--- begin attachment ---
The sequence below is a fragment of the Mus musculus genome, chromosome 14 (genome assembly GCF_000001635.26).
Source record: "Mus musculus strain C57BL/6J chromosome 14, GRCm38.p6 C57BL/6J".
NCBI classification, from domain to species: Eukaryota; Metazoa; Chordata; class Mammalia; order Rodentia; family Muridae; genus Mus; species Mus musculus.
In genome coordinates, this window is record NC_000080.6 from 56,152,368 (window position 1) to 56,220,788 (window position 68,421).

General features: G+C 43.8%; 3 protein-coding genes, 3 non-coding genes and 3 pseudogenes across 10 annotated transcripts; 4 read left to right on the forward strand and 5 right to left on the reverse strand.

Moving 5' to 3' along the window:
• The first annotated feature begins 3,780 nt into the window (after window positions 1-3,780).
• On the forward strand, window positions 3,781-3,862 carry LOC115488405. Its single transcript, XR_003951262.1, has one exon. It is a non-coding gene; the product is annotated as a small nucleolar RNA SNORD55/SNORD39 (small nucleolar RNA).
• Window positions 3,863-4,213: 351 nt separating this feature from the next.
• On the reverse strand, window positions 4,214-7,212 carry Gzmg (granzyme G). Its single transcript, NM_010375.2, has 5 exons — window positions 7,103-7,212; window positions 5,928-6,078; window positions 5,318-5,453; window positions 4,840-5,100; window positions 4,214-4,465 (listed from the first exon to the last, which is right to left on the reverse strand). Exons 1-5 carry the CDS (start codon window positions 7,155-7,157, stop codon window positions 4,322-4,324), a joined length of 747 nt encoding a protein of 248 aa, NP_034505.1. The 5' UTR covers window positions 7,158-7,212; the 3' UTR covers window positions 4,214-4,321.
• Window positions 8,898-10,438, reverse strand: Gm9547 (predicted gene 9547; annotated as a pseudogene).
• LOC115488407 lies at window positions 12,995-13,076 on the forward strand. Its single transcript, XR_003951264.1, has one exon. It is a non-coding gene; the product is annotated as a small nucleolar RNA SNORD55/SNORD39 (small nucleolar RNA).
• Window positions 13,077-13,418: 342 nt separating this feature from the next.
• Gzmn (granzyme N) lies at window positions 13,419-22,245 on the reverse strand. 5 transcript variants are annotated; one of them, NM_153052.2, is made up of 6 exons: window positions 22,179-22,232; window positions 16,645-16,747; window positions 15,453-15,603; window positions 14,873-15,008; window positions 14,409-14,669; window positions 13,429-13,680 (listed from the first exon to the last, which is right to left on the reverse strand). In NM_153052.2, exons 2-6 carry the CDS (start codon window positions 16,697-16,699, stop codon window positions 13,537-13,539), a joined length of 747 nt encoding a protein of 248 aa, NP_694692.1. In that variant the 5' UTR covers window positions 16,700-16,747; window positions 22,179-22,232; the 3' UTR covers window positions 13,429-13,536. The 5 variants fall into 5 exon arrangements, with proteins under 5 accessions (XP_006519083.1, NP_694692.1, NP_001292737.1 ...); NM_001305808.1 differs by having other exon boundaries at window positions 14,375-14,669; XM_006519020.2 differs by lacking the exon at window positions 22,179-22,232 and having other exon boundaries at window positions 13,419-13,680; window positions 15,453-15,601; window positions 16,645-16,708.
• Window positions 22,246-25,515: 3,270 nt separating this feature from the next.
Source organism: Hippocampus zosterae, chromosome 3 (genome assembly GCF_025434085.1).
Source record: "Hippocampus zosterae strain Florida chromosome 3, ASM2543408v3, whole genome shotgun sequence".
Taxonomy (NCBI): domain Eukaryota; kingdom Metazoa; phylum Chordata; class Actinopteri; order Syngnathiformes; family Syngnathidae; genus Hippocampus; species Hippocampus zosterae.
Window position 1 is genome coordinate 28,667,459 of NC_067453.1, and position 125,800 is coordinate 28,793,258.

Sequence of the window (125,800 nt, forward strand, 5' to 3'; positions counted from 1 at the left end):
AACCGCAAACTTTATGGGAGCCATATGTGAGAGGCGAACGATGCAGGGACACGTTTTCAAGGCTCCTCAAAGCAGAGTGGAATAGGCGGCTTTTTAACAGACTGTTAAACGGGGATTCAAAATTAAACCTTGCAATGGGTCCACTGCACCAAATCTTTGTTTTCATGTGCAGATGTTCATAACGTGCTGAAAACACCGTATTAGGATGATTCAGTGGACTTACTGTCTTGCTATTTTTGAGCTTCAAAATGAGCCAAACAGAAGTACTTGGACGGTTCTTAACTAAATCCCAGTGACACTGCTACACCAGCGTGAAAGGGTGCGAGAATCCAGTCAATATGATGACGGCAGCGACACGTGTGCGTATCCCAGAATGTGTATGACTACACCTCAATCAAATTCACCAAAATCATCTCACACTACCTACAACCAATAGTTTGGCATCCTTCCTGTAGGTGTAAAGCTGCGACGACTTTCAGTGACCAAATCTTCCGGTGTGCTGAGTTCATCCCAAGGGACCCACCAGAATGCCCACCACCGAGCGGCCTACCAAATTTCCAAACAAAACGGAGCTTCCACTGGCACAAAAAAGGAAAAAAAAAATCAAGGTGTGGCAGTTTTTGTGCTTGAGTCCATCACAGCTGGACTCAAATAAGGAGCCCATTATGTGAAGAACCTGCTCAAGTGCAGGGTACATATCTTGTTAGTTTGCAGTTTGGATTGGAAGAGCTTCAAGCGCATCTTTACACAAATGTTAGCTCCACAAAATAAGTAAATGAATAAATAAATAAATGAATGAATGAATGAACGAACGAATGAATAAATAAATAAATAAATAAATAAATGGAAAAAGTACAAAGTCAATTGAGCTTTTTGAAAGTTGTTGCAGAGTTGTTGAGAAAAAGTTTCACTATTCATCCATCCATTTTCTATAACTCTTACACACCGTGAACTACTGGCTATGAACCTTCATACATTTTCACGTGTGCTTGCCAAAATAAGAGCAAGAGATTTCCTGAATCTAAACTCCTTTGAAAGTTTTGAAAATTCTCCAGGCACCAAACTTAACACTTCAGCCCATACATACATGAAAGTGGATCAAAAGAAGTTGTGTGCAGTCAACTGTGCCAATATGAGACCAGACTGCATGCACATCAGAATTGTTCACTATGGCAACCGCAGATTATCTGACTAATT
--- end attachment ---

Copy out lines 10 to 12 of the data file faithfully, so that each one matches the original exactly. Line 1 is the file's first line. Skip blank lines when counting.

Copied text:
• On the reverse strand, window positions 4,214-7,212 carry Gzmg (granzyme G). Its single transcript, NM_010375.2, has 5 exons — window positions 7,103-7,212; window positions 5,928-6,078; window positions 5,318-5,453; window positions 4,840-5,100; window positions 4,214-4,465 (listed from the first exon to the last, which is right to left on the reverse strand). Exons 1-5 carry the CDS (start codon window positions 7,155-7,157, stop codon window positions 4,322-4,324), a joined length of 747 nt encoding a protein of 248 aa, NP_034505.1. The 5' UTR covers window positions 7,158-7,212; the 3' UTR covers window positions 4,214-4,321.
• Window positions 8,898-10,438, reverse strand: Gm9547 (predicted gene 9547; annotated as a pseudogene).
• LOC115488407 lies at window positions 12,995-13,076 on the forward strand. Its single transcript, XR_003951264.1, has one exon. It is a non-coding gene; the product is annotated as a small nucleolar RNA SNORD55/SNORD39 (small nucleolar RNA).